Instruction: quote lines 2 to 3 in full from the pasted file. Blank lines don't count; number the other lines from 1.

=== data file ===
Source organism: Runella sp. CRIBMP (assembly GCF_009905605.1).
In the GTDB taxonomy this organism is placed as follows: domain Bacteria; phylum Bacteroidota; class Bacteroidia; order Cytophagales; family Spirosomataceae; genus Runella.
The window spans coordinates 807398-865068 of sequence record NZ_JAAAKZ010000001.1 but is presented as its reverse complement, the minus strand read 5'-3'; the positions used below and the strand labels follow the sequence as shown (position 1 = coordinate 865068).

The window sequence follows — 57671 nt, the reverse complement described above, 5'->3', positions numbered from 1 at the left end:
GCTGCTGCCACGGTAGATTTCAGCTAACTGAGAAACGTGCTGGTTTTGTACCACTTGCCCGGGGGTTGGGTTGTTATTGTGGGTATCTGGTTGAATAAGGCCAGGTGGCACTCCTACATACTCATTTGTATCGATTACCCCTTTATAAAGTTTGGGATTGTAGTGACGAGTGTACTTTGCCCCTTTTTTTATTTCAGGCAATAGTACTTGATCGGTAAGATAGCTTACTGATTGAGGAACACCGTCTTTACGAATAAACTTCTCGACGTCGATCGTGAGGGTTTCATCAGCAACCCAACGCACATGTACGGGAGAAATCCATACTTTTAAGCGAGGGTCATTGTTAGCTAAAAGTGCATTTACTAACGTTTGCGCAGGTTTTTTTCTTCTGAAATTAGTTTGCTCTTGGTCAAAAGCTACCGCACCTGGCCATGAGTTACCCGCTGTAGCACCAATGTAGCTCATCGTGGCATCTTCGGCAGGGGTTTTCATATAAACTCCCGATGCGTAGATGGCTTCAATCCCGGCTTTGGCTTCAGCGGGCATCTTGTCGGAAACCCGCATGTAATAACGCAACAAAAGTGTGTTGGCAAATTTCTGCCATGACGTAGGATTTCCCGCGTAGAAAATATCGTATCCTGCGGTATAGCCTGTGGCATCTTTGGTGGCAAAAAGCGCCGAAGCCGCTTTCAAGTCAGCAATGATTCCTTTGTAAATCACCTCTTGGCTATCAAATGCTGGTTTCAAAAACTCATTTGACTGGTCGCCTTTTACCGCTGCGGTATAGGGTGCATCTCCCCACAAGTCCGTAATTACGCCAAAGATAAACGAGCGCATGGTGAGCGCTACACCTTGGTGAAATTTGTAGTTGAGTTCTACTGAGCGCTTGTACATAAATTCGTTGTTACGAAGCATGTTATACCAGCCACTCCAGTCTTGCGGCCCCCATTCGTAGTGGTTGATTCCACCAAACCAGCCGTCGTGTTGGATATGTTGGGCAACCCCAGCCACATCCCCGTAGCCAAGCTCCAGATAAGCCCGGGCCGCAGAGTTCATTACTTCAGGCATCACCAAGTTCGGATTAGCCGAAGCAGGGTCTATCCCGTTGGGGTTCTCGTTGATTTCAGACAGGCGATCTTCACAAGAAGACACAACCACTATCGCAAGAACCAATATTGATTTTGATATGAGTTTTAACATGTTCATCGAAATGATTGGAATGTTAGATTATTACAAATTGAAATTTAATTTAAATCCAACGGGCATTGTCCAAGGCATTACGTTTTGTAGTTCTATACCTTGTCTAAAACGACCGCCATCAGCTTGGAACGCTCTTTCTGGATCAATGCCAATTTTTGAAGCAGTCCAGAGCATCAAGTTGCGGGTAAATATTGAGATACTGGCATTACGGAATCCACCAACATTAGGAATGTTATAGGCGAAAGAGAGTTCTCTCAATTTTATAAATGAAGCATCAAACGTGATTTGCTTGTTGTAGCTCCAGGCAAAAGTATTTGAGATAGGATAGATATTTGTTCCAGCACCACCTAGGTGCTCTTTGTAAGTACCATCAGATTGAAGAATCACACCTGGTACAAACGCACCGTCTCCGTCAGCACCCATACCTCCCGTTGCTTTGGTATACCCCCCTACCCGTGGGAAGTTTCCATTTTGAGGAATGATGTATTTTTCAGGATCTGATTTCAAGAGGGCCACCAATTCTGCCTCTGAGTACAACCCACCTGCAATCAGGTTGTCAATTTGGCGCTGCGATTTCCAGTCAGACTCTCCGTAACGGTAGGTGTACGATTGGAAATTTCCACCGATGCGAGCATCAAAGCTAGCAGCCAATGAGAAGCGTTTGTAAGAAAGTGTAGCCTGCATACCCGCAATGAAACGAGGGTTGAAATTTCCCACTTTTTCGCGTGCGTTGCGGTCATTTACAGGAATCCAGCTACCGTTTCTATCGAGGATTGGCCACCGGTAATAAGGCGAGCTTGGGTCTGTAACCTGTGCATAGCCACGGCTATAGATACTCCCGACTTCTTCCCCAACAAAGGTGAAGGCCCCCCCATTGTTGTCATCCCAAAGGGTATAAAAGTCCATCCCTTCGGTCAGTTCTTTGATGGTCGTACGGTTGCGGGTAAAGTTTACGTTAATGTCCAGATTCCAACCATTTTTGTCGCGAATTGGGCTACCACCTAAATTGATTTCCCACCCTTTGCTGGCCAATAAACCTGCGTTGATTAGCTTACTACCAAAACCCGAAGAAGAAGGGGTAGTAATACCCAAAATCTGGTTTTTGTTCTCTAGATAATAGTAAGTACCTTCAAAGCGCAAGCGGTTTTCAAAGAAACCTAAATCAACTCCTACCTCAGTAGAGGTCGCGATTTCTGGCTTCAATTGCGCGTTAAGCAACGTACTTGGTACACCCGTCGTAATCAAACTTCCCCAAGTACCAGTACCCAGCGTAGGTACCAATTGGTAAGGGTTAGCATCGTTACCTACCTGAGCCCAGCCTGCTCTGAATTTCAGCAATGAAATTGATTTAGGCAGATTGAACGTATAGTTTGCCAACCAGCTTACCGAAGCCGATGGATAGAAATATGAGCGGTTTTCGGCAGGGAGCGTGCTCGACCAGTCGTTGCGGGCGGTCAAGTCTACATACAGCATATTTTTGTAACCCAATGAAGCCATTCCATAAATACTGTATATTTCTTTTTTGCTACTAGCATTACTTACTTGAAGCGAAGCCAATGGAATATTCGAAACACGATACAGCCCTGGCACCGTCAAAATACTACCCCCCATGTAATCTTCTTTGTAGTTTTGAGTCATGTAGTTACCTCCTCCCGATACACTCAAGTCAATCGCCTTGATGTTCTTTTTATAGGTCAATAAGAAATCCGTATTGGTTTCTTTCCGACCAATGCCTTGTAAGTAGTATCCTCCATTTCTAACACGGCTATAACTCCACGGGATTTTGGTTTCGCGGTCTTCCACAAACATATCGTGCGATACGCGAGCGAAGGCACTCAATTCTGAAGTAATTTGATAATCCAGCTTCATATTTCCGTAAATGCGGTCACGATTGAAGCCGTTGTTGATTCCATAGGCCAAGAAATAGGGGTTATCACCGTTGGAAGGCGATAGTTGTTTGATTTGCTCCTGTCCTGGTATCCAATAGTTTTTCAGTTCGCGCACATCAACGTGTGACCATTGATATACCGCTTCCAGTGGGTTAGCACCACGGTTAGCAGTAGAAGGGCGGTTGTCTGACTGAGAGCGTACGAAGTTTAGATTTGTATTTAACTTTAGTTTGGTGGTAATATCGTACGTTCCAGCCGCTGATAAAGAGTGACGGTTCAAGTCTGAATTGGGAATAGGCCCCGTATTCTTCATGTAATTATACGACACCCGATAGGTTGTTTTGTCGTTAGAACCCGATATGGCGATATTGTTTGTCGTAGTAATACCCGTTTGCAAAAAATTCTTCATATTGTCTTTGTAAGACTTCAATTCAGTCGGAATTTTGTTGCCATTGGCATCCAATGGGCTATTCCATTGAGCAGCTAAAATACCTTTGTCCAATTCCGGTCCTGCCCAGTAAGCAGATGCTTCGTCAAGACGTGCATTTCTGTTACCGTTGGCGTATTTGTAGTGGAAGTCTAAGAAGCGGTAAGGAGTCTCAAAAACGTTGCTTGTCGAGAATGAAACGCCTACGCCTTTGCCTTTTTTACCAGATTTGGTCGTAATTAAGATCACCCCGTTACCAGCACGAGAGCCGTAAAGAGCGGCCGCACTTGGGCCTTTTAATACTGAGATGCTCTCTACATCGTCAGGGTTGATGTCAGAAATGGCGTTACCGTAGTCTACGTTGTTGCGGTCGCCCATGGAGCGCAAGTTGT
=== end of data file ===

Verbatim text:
In the GTDB taxonomy this organism is placed as follows: domain Bacteria; phylum Bacteroidota; class Bacteroidia; order Cytophagales; family Spirosomataceae; genus Runella.
The window spans coordinates 807398-865068 of sequence record NZ_JAAAKZ010000001.1 but is presented as its reverse complement, the minus strand read 5'-3'; the positions used below and the strand labels follow the sequence as shown (position 1 = coordinate 865068).